Rudy Capildeo, Partner at Charles Russell Speechly, then expounded upon Tom’s theme of stolen objects with his own insight on Due Diligence in Art Transactions. Rudy advises clients on the sale and purchase of art, which meant he was able to provide compelling personal accounts in the business. Although due diligence addresses what should be done before a deal, his examples reflected how the nature of due diligence’s definition has evolved ironically most clearly only in retrospect of deals that should not have gone through. Rudy balanced ethics outlined in international codes with specific UK and EU hard laws, some of which differ significantly from U.S. laws such as the Consumer Contract Regulations 2013. These regulations give consumers the rights to return or cancel and get refunded for any purchase made not on a store premises for 14 days after the order is made. Furthermore, these rights cannot be waived.  In art world application, this explains why private treaties with international auction houses state that if buyer is in the EU, they have some additional rights that non-EU buyers would not have. 

Lastly, Sarah Barker, Partner at Lee & Thompson LLP, spoke about the incoming anti-money laundering regulations under the Fifth Anti-Money Laundering Directive, which is set to be transposed into EU nations’ national laws by January of 2020. Being so current, the hypothetical ramifications of the Directive seemed an ideal topic for both Sarah and Rudy to discuss in a panel moderated by Tom. The primary theme to emerge from the discussion was the inexplicit yet palpable ultimatum attached to the ALMD5 that there needs to be a culture shift in the art world regarding the way transactions are carried out and individuals relate. For years art business professionals could not expect that an agent would disclose the identity of, or the relationship to, their principals. However, it would seem that this law no longer allows for that type of opacity to be the norm with the responsibilities applying to any sale over 10,000 euros, a bar that Sarah commented is quite low. The group imagined several scenarios, which will probably be a not insignificant adjustment for auction houses and dealers alike, theoretically including bidders’ ability to ask an auction house to give details about the consignor of a work. Furthermore, the GDPR will force that acquisition of personal data about that bidder or consignor to be explicitly consented to in a way that participants wishing to remain anonymous to the art market might not agree to.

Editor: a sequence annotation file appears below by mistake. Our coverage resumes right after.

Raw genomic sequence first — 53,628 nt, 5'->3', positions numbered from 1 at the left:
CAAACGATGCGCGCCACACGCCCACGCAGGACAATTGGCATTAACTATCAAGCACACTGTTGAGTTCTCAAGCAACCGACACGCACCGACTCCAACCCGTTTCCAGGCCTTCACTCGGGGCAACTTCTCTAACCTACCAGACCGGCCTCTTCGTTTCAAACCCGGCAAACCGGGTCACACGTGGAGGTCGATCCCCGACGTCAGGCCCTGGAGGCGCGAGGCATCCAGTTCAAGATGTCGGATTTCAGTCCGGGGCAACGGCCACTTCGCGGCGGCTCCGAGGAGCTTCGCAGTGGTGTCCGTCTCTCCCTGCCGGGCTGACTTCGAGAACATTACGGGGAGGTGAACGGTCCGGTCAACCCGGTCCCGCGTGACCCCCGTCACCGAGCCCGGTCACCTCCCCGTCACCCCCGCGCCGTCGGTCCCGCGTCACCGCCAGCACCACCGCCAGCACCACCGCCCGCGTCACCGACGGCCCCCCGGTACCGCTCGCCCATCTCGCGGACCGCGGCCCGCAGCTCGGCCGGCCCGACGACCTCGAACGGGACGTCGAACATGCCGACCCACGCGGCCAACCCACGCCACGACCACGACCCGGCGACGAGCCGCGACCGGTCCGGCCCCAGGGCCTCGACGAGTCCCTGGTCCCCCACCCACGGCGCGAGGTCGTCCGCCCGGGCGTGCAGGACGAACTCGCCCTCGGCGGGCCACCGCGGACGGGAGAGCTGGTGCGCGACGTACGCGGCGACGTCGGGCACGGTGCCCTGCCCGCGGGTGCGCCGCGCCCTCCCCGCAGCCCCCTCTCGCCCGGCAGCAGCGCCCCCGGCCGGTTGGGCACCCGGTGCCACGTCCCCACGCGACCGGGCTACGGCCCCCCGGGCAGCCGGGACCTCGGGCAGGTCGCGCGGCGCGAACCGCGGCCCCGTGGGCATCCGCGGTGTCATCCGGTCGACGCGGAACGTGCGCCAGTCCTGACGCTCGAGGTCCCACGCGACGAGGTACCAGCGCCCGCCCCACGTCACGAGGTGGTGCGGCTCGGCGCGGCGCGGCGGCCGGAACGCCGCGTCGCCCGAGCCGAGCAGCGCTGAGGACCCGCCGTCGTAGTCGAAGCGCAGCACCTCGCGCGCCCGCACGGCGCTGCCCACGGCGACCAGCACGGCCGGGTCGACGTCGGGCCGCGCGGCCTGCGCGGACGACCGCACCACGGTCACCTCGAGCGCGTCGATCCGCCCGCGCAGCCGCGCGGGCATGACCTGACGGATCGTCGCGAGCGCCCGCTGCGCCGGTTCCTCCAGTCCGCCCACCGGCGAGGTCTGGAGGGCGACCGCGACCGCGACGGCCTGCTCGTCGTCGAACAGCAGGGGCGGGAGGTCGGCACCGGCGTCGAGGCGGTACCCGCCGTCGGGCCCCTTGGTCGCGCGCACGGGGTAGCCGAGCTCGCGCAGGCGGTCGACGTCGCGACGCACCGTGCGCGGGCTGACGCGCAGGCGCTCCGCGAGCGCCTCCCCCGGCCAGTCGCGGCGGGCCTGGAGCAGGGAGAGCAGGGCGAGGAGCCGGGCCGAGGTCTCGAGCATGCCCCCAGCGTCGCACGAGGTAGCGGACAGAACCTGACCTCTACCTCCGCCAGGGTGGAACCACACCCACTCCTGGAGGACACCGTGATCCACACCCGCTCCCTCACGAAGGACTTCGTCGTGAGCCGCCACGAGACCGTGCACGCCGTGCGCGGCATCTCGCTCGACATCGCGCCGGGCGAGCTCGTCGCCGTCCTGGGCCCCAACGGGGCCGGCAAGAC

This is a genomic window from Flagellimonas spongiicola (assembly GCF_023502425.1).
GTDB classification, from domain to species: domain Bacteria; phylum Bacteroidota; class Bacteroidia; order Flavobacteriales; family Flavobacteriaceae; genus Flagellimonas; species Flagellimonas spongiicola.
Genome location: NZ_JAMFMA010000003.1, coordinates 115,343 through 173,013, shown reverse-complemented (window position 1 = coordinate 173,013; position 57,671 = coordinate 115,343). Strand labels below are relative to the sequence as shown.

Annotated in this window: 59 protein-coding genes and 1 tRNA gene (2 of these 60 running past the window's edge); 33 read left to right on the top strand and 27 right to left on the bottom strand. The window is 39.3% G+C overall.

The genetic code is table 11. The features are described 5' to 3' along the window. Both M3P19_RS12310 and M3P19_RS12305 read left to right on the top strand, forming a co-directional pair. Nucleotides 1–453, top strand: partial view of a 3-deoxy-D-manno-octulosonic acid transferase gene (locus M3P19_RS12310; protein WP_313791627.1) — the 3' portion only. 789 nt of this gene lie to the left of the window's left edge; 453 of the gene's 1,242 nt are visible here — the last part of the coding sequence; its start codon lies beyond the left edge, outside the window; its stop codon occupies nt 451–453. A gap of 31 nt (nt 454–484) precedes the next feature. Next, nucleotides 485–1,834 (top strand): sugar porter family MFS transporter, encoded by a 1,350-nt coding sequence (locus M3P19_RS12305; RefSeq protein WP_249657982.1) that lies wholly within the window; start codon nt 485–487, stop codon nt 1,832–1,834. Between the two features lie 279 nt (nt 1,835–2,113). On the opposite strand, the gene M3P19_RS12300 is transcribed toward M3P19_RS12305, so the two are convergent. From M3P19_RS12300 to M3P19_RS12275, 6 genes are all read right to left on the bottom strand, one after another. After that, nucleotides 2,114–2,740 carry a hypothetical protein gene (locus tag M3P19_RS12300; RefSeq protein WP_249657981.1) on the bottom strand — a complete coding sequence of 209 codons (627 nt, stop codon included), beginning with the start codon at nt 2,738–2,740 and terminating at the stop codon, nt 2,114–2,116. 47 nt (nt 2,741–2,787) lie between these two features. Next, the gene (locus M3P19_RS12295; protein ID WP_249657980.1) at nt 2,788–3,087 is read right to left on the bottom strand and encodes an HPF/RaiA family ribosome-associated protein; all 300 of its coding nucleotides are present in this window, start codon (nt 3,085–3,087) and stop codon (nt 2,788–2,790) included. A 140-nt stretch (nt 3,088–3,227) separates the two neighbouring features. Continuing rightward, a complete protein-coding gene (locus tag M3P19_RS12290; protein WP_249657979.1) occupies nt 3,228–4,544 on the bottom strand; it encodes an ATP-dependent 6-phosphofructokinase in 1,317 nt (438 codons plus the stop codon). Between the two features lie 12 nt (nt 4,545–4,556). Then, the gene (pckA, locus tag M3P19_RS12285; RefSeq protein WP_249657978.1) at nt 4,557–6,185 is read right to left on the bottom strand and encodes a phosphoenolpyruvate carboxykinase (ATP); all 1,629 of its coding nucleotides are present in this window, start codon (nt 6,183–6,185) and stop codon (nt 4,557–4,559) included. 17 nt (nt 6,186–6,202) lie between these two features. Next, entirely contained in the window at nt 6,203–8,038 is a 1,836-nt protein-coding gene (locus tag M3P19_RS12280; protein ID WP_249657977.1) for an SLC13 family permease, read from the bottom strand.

Tom concluded the course with a recap of what had been covered over the past two days and in sum, the course was engaging and rich in personal examples from the guest speakers that adult-professional audience values. 

The Author and the Center for Art Law would like to thank Sindy Mak for inviting them to Part I of Sotheby’s Art Law 2-Day Course series. 

Editor’s Note: Art Law Day Part II will be held on November 21-22, 2019 at Sotheby’s Institute of Art in London. For further information, please contact Sindy Mak, Public Programmes Manager at S.Mak@sothebysinstitute.com.


About the Author: Olivia Taylor is a current intern at the Josef and Anni Albers Foundation and will begin obtaining her JD from UCLA School of Law in the fall of 2019. Olivia is a former 2018 Fall Intern with the Center for Art Law who graduated from Colgate University with a double major in Philosophy and German and recently finished the Sotheby’s Institute Art & Business semester in London, UK. She can be reached at otaylor@colgate.edu.

References   [ + ]

1. Accidia Foundation v. Simon C. Dickinson Ltd., EWHC 3058 (2010)
2. Attorney-General of New Zealand v. Ortiz [1982] 3 W.L.R. 570 Court of Appeal, (subsequently affirmed in the House of Lords)
3. Government of the Islamic Republic of Iran v. The Barakat Galleries Ltd. [2007] EWCA Civ 1374 (Court of Appeal)